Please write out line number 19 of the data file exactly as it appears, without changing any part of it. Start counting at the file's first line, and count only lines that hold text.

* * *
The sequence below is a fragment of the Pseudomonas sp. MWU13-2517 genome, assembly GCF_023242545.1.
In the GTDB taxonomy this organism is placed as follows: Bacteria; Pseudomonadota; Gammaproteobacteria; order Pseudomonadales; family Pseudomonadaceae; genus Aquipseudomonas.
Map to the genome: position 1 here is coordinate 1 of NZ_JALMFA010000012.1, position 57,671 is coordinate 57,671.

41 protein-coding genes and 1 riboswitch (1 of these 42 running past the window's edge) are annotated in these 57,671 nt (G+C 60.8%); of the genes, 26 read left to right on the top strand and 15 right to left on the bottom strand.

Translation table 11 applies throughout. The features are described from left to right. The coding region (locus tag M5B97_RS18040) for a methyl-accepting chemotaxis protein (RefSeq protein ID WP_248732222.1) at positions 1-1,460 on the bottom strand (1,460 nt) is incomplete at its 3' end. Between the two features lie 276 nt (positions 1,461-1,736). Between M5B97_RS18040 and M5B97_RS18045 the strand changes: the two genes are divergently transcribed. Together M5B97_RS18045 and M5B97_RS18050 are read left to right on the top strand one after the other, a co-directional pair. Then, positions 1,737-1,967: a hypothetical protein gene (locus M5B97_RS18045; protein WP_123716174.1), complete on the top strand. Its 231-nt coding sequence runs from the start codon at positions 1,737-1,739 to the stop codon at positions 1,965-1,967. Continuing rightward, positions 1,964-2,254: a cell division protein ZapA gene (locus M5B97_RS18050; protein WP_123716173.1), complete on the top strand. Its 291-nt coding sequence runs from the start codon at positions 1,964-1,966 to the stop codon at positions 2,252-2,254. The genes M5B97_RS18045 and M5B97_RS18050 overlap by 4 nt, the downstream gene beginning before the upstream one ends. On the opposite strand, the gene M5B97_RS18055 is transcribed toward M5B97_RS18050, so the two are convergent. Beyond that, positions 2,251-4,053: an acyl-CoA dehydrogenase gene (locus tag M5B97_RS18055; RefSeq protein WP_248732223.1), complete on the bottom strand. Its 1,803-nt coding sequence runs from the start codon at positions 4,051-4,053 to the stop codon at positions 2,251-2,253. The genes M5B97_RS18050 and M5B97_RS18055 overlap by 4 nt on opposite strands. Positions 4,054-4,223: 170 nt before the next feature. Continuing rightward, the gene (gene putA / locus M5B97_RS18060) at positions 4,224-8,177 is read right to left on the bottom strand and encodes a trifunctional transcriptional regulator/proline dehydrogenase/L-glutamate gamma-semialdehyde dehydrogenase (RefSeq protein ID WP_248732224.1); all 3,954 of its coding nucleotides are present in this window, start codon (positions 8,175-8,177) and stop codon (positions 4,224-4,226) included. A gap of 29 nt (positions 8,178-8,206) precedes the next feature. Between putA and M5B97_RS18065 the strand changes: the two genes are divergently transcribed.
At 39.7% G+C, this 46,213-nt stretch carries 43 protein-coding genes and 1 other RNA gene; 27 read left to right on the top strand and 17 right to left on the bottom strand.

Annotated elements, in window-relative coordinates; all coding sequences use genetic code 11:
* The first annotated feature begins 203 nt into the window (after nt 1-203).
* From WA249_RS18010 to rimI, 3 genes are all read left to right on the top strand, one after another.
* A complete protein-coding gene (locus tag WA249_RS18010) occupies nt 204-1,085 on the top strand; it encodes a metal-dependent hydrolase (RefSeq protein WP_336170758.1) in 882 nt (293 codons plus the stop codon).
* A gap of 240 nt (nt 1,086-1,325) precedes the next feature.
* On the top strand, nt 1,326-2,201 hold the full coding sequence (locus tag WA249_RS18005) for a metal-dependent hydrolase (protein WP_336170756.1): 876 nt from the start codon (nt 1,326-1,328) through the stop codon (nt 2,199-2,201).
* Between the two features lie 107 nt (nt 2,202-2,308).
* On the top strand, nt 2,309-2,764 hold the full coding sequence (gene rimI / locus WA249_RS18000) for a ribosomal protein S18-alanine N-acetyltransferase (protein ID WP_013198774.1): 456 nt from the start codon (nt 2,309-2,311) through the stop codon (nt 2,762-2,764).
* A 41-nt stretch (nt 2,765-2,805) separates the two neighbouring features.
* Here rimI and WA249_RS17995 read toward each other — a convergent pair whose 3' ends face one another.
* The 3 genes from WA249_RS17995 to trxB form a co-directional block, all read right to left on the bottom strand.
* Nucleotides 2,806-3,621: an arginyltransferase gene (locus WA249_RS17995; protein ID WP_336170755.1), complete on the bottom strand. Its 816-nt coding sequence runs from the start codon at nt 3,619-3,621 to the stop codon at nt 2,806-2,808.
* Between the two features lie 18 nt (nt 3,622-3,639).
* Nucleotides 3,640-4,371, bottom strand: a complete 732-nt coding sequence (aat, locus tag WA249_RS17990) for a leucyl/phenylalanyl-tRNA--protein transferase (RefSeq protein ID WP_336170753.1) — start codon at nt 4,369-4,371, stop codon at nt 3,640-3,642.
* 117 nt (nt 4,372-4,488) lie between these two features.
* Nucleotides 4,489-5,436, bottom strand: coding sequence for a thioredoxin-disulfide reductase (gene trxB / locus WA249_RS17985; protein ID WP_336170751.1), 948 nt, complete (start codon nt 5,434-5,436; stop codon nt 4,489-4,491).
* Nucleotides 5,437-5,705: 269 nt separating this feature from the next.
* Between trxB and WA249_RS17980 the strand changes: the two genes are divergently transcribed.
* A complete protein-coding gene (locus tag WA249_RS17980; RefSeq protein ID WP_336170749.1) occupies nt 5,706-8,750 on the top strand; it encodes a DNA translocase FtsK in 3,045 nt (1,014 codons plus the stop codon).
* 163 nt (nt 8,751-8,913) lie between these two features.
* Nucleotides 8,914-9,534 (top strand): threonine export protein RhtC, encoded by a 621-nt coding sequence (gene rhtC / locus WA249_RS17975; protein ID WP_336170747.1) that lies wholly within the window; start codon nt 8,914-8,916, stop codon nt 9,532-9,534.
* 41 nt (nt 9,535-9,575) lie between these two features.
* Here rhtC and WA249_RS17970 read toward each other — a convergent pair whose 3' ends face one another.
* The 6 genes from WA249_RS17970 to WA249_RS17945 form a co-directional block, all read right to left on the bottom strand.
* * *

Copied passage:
* Between the two features lie 18 nt (nt 3,622-3,639).